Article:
The U.S. Department of Education under Secretary Betsy DeVos has recently taken steps to walk back the agency’s role in protecting the civil rights of LGBTQ students. In multiple congressional appearances, for example, DeVos has consistently declined to say that the department will protect LGBTQ students from discrimination. Further, the agency decided this past fall to rescind the Obama administration’s Title IX guidance regarding transgender students. As one of us has argued, this move leaves transgender students at risk and is out of sync with federal law. Nonetheless, the Department of Education is doubling down on this approach and recently announced that the Office of Civil Rights will no longer accept complaints about transgender students not being able to use a bathroom that matches their gender identity. While these recent policy decisions affect transgender students in particular, these actions combined with DeVos’s testimony leave the impression that the department is taking a hands-off approach toward enforcing federal civil rights laws as they pertain to LGBTQ students.
Research Associate in Public Opinion - Harvard Opinion Research Program
Elizabeth Mann Levesque
Former Brookings Expert
Student Support & Classroom Climate Consultant - University of Michigan
The Department of Education’s current approach toward its enforcement role is a concern, particularly given new evidence from a recent nationally representative survey of LGBTQ adults. This survey shows that many LGBTQ people report and perceive discrimination in school settings, both at the K-12 levels and in higher education. This survey, produced by NPR, the Robert Wood Johnson Foundation, and the Harvard T.H. Chan School of Public Health (NPR/RWJF/Harvard), provides a valuable and rare snapshot into the perceptions and experiences of LGBTQ individuals. Below, we discuss what we can learn from this survey about the experiences of LGBTQ individuals and, in particular, their perception of discrimination in educational contexts.
In the context of K-12 education, the survey asked LGBTQ respondents whether they agree or disagree with the following statement: “Because of the way the schools operate where I live, LGBTQ children here don’t have the same chances to get a quality education as children who are not LGBTQ.” Overall, 43 percent of LGBTQ respondents agree with this statement, while 52 percent disagree, and 5 percent say they don’t know. For a point of reference, the share of LGBTQ respondents who agree with this statement is roughly the same as the share of Latinos (45 percent) and Native Americans (40 percent) who say that Latino or Native American children (respectively) do not have the same chances to get a quality education as white children, as we reported in a prior post.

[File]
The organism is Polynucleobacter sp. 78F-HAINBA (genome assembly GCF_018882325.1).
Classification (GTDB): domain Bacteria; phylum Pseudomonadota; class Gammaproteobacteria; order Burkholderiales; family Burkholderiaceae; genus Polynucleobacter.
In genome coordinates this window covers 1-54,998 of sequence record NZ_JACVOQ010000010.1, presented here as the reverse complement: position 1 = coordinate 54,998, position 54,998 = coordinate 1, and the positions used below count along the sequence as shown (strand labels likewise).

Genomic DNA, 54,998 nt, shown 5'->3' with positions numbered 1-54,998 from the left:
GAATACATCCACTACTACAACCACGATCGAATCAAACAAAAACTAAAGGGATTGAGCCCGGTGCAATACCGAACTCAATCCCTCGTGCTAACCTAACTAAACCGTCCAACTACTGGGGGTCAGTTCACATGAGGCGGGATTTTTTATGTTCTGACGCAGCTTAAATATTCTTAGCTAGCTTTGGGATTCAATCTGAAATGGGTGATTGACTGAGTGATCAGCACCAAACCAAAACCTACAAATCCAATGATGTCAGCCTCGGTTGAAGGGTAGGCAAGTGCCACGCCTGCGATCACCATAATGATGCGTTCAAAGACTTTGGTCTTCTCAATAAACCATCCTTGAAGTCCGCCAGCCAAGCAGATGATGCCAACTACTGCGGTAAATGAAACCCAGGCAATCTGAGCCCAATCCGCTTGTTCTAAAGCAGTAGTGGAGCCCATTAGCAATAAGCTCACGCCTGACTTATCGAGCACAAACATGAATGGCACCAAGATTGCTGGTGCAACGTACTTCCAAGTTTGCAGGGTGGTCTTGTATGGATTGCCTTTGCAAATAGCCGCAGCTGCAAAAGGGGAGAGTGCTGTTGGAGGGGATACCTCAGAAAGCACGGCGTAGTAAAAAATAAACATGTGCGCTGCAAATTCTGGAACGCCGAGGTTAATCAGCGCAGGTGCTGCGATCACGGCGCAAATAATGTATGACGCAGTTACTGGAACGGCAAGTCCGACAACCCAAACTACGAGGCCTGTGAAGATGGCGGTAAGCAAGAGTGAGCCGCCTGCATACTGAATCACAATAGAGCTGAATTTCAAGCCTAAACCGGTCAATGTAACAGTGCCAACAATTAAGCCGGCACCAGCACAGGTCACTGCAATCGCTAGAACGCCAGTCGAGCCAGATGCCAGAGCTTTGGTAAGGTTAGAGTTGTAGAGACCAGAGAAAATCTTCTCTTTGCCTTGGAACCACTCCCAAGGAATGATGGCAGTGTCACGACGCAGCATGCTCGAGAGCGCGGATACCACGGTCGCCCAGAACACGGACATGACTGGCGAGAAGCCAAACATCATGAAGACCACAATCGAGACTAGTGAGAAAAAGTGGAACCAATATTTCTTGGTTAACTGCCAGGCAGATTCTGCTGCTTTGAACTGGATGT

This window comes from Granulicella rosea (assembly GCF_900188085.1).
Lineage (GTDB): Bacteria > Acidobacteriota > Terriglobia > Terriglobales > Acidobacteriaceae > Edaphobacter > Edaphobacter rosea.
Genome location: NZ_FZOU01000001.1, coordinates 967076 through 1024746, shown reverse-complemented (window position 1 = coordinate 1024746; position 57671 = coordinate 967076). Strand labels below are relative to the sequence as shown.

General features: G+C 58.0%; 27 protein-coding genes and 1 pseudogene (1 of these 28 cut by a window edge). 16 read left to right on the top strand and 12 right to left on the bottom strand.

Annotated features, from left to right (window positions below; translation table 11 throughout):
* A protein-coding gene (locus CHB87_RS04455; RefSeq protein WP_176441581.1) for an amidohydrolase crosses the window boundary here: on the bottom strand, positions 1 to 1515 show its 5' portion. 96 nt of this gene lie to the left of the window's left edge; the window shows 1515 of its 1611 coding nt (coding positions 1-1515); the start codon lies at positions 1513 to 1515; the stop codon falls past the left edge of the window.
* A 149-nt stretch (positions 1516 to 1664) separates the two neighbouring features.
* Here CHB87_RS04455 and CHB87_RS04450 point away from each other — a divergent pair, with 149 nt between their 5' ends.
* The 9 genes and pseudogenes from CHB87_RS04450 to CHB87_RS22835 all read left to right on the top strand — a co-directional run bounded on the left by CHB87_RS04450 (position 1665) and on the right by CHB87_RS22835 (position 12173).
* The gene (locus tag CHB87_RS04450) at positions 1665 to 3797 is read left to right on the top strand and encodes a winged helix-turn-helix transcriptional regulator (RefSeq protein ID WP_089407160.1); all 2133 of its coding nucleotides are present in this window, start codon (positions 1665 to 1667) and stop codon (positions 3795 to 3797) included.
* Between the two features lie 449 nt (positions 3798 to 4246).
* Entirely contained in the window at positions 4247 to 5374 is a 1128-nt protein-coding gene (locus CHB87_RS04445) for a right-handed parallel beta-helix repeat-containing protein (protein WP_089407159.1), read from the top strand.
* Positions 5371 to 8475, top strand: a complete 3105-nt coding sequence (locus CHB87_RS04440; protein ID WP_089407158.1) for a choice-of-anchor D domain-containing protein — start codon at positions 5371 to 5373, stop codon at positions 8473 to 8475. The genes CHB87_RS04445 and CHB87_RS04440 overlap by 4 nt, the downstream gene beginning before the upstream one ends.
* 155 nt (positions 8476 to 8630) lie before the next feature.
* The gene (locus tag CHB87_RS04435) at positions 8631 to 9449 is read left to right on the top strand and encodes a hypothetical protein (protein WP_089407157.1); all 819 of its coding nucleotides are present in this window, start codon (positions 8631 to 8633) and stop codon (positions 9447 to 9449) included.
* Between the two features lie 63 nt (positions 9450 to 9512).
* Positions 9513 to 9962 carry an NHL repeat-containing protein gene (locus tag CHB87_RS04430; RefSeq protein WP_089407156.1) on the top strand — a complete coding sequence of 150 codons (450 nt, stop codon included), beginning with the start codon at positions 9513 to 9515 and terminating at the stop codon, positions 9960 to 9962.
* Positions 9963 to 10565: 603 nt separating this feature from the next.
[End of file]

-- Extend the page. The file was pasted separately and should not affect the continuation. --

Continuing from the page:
While not a majority, a substantial amount of LGBTQ people agree that LGBTQ students’ education is negatively impacted because of their sexual orientation and/or gender identity. These survey results are consistent with other major research in this area, including GLSEN’s 2015 National School Climate Study, which found that LGBTQ students face a “hostile school climate” because of the harassment, bullying, and discrimination they experience at school. The survey results further suggest that this problem is not confined to K-12 education. The following figure shows LGBTQ people’s perceptions of how often lesbian, gay, and bisexual (LGB) people in their neighborhood are discriminated against when applying to or while at college, and separately their beliefs of how often transgender people are discriminated against when applying to or while at college.
Overall, large majorities of LGBTQ people believe that both LGB and transgender people are discriminated against at college, though they perceive this discrimination happening slightly more often against transgender people. As shown in Figure 1, 58 percent of LGBTQ respondents say that, where they live, LGB people are sometimes or often discriminated against at college. Slightly more, 64 percent, say that transgender people are sometimes or often discriminated against at college. (Click the figure below to see a full-size version.)
Notably, low-income LGBTQ people and LGBTQ people living in the South are significantly more likely than their counterparts to say that LGB people “often” experience discrimination at college. (There are no statistically significant differences for perceptions of discrimination toward transgender people.)
Overall, these survey results show that LGBTQ people perceive and experience anti-LGBTQ discrimination in both K-12 and higher education settings. The Department of Education should treat this problem seriously, given its mission to “strengthen the Federal commitment to assuring access to equal educational opportunity for every individual.” By backing away from its role and mission, even when it is clear that LGBTQ students need the federal government to protect their rights, the Department of Education is taking steps in the wrong direction.
The Brown Center Chalkboard launched in January 2013 as a weekly series of new analyses of policy, research, and practice relevant to U.S. education.
In July 2015, the Chalkboard was re-launched as a Brookings blog in order to offer more frequent, timely, and diverse content. Contributors to both the original paper series and current blog are committed to bringing evidence to bear on the debates around education policy in America.
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